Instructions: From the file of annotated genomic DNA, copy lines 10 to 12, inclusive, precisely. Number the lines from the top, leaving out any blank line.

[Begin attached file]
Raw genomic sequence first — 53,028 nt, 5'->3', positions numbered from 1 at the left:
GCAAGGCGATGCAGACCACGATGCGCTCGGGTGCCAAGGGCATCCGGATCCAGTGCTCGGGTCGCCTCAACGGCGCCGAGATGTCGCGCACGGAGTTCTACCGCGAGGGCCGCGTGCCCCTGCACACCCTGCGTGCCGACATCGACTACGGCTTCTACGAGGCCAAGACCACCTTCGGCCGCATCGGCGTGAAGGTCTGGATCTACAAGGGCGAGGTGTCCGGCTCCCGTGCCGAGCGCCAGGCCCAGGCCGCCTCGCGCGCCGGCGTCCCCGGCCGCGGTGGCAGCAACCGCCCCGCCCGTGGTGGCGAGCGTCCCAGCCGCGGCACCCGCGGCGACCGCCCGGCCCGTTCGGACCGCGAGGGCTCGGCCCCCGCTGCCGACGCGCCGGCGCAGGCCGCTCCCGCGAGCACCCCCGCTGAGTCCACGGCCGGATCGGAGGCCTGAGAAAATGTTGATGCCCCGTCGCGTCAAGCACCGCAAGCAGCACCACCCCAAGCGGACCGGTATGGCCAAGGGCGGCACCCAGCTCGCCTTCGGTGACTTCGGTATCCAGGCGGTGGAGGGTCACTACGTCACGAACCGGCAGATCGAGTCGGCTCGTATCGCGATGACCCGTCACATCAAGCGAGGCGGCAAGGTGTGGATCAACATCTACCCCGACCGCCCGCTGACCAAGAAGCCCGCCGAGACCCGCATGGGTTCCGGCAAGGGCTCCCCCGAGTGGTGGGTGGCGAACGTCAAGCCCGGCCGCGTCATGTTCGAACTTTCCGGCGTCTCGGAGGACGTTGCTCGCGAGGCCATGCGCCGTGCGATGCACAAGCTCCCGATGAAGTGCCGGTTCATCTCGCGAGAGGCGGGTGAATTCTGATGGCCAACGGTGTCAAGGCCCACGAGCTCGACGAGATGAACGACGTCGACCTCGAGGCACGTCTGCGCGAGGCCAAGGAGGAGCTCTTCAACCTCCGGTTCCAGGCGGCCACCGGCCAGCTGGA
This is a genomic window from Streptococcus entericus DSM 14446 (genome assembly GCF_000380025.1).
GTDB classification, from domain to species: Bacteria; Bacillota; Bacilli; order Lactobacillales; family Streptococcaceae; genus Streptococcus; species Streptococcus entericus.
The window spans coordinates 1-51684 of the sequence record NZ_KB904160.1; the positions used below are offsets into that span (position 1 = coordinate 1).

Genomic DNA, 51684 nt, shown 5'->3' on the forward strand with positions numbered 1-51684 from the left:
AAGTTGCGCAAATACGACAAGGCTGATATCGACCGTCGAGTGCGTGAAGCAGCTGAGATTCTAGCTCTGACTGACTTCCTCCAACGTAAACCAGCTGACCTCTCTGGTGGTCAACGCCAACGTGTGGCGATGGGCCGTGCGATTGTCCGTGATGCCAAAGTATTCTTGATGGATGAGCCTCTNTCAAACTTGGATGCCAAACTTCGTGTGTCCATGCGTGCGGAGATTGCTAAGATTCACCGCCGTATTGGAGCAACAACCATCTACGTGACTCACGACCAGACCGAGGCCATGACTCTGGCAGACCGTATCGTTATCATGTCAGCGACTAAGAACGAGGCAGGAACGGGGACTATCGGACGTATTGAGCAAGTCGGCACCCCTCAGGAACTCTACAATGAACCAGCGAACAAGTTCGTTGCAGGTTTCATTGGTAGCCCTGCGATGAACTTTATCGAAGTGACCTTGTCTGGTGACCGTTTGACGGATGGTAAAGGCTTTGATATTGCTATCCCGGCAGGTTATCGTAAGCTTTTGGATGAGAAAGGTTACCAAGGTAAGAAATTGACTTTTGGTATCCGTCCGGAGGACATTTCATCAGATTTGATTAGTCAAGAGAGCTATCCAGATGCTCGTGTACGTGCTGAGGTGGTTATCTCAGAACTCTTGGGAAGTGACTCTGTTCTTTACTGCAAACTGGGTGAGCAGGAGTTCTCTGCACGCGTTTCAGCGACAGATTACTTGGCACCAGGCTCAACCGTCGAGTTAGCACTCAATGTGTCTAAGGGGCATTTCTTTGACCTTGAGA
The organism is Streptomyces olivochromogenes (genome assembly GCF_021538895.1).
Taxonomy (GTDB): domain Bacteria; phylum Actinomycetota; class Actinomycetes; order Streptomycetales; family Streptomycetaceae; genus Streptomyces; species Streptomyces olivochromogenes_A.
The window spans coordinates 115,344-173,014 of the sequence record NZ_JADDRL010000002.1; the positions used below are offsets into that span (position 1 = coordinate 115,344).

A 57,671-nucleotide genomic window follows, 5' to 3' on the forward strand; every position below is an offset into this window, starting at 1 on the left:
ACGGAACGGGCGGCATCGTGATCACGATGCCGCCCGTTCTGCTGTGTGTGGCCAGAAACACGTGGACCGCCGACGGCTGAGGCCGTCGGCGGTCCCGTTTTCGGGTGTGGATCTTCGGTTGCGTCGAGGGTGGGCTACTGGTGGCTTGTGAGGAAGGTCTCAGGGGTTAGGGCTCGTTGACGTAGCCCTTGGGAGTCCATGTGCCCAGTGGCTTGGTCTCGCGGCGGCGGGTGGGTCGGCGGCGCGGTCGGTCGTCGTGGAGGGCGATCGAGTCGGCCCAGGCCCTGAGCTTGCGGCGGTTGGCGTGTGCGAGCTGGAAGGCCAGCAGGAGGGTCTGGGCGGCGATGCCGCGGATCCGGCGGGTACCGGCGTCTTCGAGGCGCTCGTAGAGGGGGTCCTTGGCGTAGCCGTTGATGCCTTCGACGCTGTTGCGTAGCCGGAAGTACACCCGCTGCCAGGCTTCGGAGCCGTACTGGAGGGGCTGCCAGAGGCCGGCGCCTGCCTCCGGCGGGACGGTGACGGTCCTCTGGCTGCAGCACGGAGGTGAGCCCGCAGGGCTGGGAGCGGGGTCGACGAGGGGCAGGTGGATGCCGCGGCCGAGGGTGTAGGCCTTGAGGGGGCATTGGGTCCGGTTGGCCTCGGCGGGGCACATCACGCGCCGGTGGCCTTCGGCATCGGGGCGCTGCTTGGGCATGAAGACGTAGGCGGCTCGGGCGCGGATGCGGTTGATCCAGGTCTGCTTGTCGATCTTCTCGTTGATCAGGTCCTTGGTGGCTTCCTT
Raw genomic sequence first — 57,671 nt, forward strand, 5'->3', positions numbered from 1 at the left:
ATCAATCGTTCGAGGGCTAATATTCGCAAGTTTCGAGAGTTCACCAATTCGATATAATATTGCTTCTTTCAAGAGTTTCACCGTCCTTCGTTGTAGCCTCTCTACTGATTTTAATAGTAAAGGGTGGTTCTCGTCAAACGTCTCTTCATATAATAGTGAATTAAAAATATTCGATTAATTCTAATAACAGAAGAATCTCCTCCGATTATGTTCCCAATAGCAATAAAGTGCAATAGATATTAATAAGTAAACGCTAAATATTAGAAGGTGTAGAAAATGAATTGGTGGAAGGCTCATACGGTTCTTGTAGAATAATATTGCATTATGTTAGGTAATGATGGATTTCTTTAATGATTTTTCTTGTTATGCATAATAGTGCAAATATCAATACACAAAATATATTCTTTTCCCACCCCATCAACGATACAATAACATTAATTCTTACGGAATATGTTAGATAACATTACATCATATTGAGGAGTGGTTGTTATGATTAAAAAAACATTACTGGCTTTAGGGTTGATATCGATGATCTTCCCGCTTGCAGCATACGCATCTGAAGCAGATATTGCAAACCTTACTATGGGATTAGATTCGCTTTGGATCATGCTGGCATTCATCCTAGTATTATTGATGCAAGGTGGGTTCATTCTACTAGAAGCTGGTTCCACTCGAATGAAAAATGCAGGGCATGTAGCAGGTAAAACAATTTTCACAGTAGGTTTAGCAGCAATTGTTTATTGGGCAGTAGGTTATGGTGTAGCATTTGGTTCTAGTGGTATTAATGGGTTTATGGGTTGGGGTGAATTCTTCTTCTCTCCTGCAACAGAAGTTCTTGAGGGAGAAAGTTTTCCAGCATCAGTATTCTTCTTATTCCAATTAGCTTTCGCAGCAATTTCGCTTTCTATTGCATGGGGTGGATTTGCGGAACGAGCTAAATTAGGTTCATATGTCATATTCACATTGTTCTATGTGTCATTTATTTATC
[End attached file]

The window spans coordinates 115,344-173,014 of the sequence record NZ_JADDRL010000002.1; the positions used below are offsets into that span (position 1 = coordinate 115,344).

A 57,671-nucleotide genomic window follows, 5' to 3' on the forward strand; every position below is an offset into this window, starting at 1 on the left:
ACGGAACGGGCGGCATCGTGATCACGATGCCGCCCGTTCTGCTGTGTGTGGCCAGAAACACGTGGACCGCCGACGGCTGAGGCCGTCGGCGGTCCCGTTTTCGGGTGTGGATCTTCGGTTGCGTCGAGGGTGGGCTACTGGTGGCTTGTGAGGAAGGTCTCAGGGGTTAGGGCTCGTTGACGTAGCCCTTGGGAGTCCATGTGCCCAGTGGCTTGGTCTCGCGGCGGCGGGTGGGTCGGCGGCGCGGTCGGTCGTCGTGGAGGGCGATCGAGTCGGCCCAGGCCCTGAGCTTGCGGCGGTTGGCGTGTGCGAGCTGGAAGGCCAGCAGGAGGGTCTGGGCGGCGATGCCGCGGATCCGGCGGGTACCGGCGTCTTCGAGGCGCTCGTAGAGGGGGTCCTTGGCGTAGCCGTTGATGCCTTCGACGCTGTTGCGTAGCCGGAAGTACACCCGCTGCCAGGCTTCGGAGCCGTACTGGAGGGGCTGCCAGAGGCCGGCGCCTGCCTCCGGCGGGACGGTGACGGTCCTCTGGCTGCAGCACGGAGGTGAGCCCGCAGGGCTGGGAGCGGGGTCGACGAGGGGCAGGTGGATGCCGCGGCCGAGGGTGTAGGCCTTGAGGGGGCATTGGGTCCGGTTGGCCTCGGCGGGGCACATCACGCGCCGGTGGCCTTCGGCATCGGGGCGCTGCTTGGGCATGAAGACGTAGGCGGCTCGGGCGCGGATGCGGTTGATCCAGGTCTGCTTGTCGATCTTCTCGTTGATCAGGTCCTTGGTGGCTTCCTT